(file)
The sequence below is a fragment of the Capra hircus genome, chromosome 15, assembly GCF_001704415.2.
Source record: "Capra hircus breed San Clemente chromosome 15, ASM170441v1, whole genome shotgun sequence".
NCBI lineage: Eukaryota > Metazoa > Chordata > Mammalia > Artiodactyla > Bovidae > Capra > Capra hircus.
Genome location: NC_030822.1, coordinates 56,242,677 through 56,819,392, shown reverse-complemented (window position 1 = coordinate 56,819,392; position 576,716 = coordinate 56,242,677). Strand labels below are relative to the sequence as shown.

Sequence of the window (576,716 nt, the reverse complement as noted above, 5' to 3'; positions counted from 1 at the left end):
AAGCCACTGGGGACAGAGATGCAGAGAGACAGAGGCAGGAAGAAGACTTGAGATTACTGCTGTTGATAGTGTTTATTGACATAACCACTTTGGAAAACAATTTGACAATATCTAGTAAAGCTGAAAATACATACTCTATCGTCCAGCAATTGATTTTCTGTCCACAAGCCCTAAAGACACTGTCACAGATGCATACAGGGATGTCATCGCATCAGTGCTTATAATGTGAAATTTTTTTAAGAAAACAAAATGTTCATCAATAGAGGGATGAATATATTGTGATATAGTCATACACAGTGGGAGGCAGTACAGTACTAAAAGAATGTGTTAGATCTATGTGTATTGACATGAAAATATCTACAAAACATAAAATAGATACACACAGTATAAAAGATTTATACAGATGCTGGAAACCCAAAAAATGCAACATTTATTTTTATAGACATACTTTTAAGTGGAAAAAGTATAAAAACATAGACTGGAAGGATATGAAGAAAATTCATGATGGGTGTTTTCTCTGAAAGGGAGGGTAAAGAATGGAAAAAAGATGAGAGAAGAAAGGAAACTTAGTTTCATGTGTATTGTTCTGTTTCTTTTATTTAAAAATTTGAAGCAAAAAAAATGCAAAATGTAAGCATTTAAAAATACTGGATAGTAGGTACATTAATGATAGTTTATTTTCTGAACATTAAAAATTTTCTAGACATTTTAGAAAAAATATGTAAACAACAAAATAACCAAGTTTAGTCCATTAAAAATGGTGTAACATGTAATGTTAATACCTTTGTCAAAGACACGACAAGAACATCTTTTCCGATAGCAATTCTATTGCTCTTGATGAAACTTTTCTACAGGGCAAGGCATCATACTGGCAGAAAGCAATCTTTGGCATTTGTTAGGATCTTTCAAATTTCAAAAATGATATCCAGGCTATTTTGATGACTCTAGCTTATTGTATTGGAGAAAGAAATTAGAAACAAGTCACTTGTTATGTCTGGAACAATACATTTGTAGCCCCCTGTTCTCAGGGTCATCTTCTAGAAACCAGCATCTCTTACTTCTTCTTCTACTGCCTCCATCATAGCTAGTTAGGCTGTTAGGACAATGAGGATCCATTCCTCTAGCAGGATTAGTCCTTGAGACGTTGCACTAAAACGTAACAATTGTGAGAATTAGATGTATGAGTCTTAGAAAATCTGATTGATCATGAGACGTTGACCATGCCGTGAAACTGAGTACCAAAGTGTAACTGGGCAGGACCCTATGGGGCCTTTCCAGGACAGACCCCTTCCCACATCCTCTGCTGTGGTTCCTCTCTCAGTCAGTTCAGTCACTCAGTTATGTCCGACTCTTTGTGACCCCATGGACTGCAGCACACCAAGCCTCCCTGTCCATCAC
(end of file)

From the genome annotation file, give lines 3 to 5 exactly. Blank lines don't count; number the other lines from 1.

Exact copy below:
NCBI lineage: Eukaryota > Metazoa > Chordata > Mammalia > Artiodactyla > Bovidae > Capra > Capra hircus.
Genome location: NC_030822.1, coordinates 56,242,677 through 56,819,392, shown reverse-complemented (window position 1 = coordinate 56,819,392; position 576,716 = coordinate 56,242,677). Strand labels below are relative to the sequence as shown.

Sequence of the window (576,716 nt, the reverse complement as noted above, 5' to 3'; positions counted from 1 at the left end):